“Wagons?” The captain was open-eyed now. “What wagons? You saw two wagons that—”

  “ ‘Bout six hours’ lazy walk, the way we jest come.” Dingus gestured gravely. “My chum and me, we buried the men, poor devils, it appeared the Christian thing to do. But there was lady’s clothing all scattered, so I reckon old Gee’mo done appropriated the womenfolk. Must be all raped bow-legged by now. You can pick up the trail, most like, if you—”

  But the captain, ashen, had already spurred his mount. He shouted a command and the troopers fell into a gallop, skittering off.

  —And that was Dingus Billy Magee. “Oh, you’re a belly-busting caution, you are,” Turkey told him as they stepped out. He rode now grinning from ear to ear.

  But Dingus fell behind him almost at once, as was his curious habit. He rode huddled low in the saddle also, another characteristic, sitting slope-shouldered as if resigned to an incessant rain. “Tell me somethin’,” Turkey asked idly after a period. “There any special reason, we jest keep roaming on west like we been?”

  For a time Dingus did not answer, coming ahead in that hunched way, and Turkey himself was still preoccupied enough with the recent prank so that another minute passed before he finally became sensible of the other’s expression. And then it was too late. “You ever wondered what kind of a commotion it would make,” Dingus was asking, “if’n a feller went and stuck a gun into each of your ears, and then squeezed off both triggers at the same time? What do you reckon them shots would sound like from inside your head?”

  And this too, this abruptly, was Dingus. Hardly amused now, Turkey flopped limply about in the saddle. “Aw, now why do you want to go talking about a thing like that?”

  “You reckon you’d hear two sounds, maybe? One when you was shot, and again when them two bullets met head-on inside there?”

  “Aw, Dingus—”

  “A feller don’t like persons to go questioning his private intentions,” Dingus said.

  “Aw, Dingus—”

  “Git on along,” Dingus said.

  Turkey sighed as he shifted forward again, heeling up a slight incline. He rode sullenly.

  So when Dingus decided to speak once more, an hour or so later, it was only to disconcert him further. “Turkey,” he asked, “now where in the copulating damn did you come by that there chapeau?”

  Turkey eyed him tentatively.

  “I wouldn’t give away a
hat like that to a pee-drinking Injun. Shames a man to be seed riding with you. Here now, you take mine—”

  Confused and overcome at once, Turkey commenced to scratch himself. “But that there’s your ‘spensive sombrero—”

  “Gonter grab me up a new one right soon anyways.”

  “Right soon—?”

  But again Dingus did not elaborate. Content once more nonetheless, Turkey pridefully inspected the bullet hole in the sombrero’s brim, failing to realize that the trail had forked into an actual wagon road that Dingus was indicating they should follow. Then, startled, Turkey pulled up short.

  “Say, this here direction—ain’t this the direction on into Yerkey’s Hole?”

  “Looks that way.”

  “And ain’t Yerkey’s Hole the town where Mister Hoke Birdsill is sheriff?”

  “Last I heard,” Dingus agreed.

  So Turkey paused to consider that. And then he commenced to get it again, that old indomitable feeling.

  “You fretted over something?” Dingus wanted to know.

  “Jest over that Hoke Birdsill, is all. I reckon he sure makes it his business to know your face, even if them soljers never done—especially since he were forced to study on it every day when you was his prisoner that once, until you escaped on him and he vowed he’d git you.”

  “Aw, that’s only old Hoke.”

  “That mean it’s true what they say?”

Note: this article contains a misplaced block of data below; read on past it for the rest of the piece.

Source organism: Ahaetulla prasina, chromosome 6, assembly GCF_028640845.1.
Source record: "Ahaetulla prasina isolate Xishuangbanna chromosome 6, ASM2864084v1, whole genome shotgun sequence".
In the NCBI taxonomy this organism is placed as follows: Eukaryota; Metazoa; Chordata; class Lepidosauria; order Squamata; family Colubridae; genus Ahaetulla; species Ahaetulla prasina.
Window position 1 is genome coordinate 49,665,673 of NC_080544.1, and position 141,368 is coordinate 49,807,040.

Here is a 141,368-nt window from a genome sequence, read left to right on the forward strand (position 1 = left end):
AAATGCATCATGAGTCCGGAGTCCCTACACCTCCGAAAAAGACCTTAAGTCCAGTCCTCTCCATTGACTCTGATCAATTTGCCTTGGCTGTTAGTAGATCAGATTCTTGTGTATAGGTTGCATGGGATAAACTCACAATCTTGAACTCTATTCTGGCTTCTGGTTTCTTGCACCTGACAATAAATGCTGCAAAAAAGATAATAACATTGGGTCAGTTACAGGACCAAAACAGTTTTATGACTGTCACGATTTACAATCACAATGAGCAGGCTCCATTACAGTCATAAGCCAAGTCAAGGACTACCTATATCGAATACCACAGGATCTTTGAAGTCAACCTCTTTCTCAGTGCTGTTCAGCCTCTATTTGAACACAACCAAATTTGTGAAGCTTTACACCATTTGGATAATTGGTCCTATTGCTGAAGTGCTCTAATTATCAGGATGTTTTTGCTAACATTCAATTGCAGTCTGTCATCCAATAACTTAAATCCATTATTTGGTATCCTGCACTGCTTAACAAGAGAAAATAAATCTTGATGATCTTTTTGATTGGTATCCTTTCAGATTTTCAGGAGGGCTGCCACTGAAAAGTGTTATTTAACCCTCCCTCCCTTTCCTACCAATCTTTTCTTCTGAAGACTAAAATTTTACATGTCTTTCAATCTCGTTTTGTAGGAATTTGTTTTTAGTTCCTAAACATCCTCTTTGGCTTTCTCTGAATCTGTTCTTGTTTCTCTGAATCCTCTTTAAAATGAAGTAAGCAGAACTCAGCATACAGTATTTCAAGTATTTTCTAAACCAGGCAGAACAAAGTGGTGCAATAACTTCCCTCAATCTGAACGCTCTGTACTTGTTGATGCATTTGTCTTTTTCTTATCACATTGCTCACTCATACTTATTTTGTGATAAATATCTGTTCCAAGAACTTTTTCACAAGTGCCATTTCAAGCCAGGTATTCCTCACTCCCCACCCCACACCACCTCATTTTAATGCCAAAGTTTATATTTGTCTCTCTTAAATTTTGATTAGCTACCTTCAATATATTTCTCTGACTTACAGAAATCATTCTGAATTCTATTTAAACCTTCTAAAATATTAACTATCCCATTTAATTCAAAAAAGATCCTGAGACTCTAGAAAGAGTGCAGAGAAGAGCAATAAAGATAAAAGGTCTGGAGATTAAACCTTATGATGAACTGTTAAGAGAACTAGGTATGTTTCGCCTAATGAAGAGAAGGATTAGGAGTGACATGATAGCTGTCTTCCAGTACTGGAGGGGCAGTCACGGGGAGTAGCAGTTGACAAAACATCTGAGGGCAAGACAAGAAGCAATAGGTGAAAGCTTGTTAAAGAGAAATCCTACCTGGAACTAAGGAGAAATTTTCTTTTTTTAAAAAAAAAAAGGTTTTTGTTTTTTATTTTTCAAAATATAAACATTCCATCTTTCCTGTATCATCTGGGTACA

“Depends what they say, most like.”

  “That you and Hoke Birdsill was supposed to be real tender poontang-sharing chums but then he turned to being a lawman and you turned to being a desperado and so he’s gonter gun you down because it don’t look right, a lawman having a feller like Dingus Billy Magee for a old poontang-sharing chum—that true?”

  “Hoke still says that, that him and me was fond chums?”

  “What I hear,” Turkey said.

  “Me and Hoke Birdsill,” Dingus considered. “Well now, you mean to say I dint never tell you how it come about that Hoke got to telling folks what dear chums we was?”

  Turkey said nothing, but he had brought his horse almost to a standstill. For a moment Dingus gazed off into space, privately amused. “Old Hoke,” he said then. “Oh, I knowed him a little, here and yon, I reckon, but never no more than saying howdy, you understand? And then some time goes by, and there was a couple of them piddling rewards on me by then—back a spell, hardly nothing much more than several thousand dollars all told, maybe—and Hoke had got hisself a badge by then likewise. So one day I’m on the prod over this way, and I break a cinch on my saddle. Weren’t nothing, but while I’m getting her fixed I hear this other horse, and when I look up, darned if’n it ain’t old Hoke. Well, now. So he sits there a time, and I stand there a time, and then he says, ‘Howdy, Dingus,’ and so I say, ‘Howdy, Hoke.’ And then he says, ‘I got to arrest you, I reckon.’ Well, that were his poor misunderstanding, you see, only he dint know that yet, because there was the small matter of I’d heard him before he’d seed me—so what am I holding onto behind my horse but this here difficulty-equalizing old shotgun.” Dingus stroked the weapon as they moved, chuckling. “Well, old Hoke. He gets around to where he notices that, finally, and he turns the color of a shoat’s belly, I reckon. ‘Now, Hoke,’ I say then, ‘you wasn’t truly gonter arrest me, was you?’ ‘Now, Dingus,’ Hoke says. ‘You was jest tasting that there reward money, wasn’t you, Hoke?’ I ask him; ‘you was right hungry for it, wasn’t you?’ ‘Now, Dingus,’ Hoke says. Then round about that time I notice that jest under where Hoke is sitting his horse, there’s a mule or a burro been there first, you see, and it’s left a reminder. All heaped up higher’n a small boy’s first arising, and right fresh too. So I inform old Hoke, ‘Hoke, I’ll tell you what. You being so hungry, you climb on down and eat, then.’ Well, poor Hoke. A man’d do pretty near anything in this old world to stop a shotgun from going offin the very nearby vicinity of his stomach, I reckon. But wouldn’t you know—right about then, darned if’n that weren’t when the loopy-nozzled critter took to informing folks how good he knowed me. Yep. ‘Do I know Dingus Billy Magee?’ old Hoke would say,’—whyjest a short spell back, Dingus and me, we ate chow together—’”